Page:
Of Crèches and Cars

Es weihnachtet sehr –  Christmas Atmosphere, where ever we go. Twinkling lights and decorations in all the shops and many homes. In San José they even have banners on the lighting poles of highways, sponsored by ICE, the national power company. However, we had absolutely no Christmasy intensions, when we grabbed Mildred and headed for the Capital yesterday. 

Previously I had only been to San José by bus, or being driven by someone local. But it all looks easy enough on the map. First you connect from Atenas  to Rio Grande on Hwy 3, where you enter the toll road ‘Autopista General Cañas’, which I usually refer to as autopista del sol, even though that’s actually the name of it’s Spanish construction company. The  tollway leads you straight to Hwy 39, la Circunvalación, San José’s ring road. One more right turn after a few kilometers on 39 and you’re on Hwy 108, in el barrio La Uruca, a neighborhood of San José. Here one finds the MOPT headquarters or El Ministerio de Obras Publicas y Transportes. Part of this huge complex of a multitude of interconnected and free-standing buildings, including traffic police and a branch of the Banco de Costa Rica, is dedicated to COSEVI, as the ‘consejo de seguridad vial’ the road safety council is called. And if you’re a foreigner, who wants to get una licencia de conducir costarricense for the first time, this main COSEVI office is definitely your destination. Interestingly, La Uruca is also a neighborhood sporting a multitude of car dealerships. Everything from a Hyundai to a Maserati can be purchased along 108, La Uruca’s main drag. Back in Texas you’d go to the DMV, stand in line endlessly and have the world’s ugliest picture snapped for your driver’s license. Here you stand in line endlessly at COSEVI …. or not.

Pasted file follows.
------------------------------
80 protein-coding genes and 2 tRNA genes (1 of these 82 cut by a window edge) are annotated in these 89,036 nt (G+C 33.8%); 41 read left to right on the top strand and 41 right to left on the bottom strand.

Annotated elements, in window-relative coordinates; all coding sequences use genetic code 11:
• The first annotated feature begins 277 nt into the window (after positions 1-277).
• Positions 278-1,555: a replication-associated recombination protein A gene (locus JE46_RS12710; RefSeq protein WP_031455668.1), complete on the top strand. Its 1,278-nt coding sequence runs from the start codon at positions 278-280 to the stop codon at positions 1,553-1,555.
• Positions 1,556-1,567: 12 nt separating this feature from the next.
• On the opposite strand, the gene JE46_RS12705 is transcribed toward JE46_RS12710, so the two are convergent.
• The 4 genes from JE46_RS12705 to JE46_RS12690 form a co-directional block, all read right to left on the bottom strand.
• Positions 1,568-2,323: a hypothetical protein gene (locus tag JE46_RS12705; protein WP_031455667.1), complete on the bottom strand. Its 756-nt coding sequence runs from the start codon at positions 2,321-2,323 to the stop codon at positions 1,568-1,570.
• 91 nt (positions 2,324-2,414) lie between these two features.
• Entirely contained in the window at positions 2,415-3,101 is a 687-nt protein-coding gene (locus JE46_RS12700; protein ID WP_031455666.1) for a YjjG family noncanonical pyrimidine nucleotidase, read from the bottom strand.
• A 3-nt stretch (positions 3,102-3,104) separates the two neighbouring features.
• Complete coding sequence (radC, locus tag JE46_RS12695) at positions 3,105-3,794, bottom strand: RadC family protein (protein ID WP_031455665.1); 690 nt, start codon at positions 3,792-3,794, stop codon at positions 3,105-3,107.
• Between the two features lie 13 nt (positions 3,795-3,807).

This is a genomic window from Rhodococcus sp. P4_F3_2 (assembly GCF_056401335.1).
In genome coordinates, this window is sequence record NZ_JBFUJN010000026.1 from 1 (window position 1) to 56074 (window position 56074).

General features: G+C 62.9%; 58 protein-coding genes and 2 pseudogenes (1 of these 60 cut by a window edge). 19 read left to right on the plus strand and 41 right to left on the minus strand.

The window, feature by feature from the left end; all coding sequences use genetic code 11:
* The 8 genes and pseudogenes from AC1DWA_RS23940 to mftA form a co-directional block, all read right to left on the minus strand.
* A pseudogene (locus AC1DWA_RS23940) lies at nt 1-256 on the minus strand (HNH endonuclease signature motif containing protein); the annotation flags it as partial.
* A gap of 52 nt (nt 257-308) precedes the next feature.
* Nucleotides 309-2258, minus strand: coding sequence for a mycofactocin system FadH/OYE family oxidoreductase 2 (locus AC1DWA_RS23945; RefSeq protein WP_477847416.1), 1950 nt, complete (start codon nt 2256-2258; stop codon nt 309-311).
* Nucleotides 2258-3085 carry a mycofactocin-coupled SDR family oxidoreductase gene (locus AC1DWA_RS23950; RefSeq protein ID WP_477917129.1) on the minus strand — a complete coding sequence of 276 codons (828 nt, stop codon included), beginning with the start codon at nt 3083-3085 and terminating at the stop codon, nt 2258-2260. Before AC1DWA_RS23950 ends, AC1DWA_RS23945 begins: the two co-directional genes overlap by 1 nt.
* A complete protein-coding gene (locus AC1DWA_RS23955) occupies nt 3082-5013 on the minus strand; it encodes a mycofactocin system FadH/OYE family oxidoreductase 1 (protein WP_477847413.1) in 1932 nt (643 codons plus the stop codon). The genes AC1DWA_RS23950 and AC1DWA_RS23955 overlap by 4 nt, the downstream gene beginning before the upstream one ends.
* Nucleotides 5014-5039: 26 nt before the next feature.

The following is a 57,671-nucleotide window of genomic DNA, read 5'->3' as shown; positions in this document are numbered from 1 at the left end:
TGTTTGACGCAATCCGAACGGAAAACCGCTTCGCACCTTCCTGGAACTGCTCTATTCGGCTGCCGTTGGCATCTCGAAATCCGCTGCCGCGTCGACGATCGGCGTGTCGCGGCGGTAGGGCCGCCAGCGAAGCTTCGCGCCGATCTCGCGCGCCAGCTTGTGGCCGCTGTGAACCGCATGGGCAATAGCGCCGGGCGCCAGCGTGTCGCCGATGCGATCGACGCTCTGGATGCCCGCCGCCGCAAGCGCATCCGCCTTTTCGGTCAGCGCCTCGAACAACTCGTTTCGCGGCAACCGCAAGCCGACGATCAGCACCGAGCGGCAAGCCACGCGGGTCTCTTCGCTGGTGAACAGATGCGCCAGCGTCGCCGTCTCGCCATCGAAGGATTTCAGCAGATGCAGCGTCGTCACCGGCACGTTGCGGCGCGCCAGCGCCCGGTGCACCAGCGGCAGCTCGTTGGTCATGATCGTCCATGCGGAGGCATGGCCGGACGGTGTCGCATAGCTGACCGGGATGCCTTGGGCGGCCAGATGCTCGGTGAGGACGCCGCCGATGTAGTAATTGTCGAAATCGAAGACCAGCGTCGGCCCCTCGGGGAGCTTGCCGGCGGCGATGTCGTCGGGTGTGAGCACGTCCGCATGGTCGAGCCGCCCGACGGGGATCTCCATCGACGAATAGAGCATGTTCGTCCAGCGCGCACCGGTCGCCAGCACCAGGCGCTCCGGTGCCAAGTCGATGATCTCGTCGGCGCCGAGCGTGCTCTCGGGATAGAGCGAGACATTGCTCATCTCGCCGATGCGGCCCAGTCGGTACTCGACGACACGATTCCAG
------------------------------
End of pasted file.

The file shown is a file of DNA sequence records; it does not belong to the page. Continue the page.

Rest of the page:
When you check online with the multitude of English language blogs, which accidentally on purpose dispense advice on life and death in Costa Rica, you read one horror story after the next about COSEVI. It’s convoluted, it’s confusing, take a chill pill, expect a wasted day, yadda yadda yadda. But back in June, before I went to La Uruca for my own license – accompanied by a CRsmart girl friend and using busses and cabs, chicken me [see post 06/21] – I remember seeing a satellite picture of the area in one of the useful websites about CR. It included directions to the one and only parking lot in the area, which would be very handy information for us now. Unfortunately I wasn’t able to find the darn thing again, so I had to avail myself of my own ingenuity. I google-earthed around La Uruca and memorized the location of two businesses, which were listed in the map, Siemens and Yamaha (the old Axis of Evil, easy to remember) located right where the turn for the parking lots should be. Additionally, COSEVI itself has an excellent website, where you can read in great detail about the requirements for a new driver’s license for foreigners. One always has to be prepared for personal interpretations or plain orneriness by an employee, naturally, but you can’t beat hearing it directly from the horses mouth!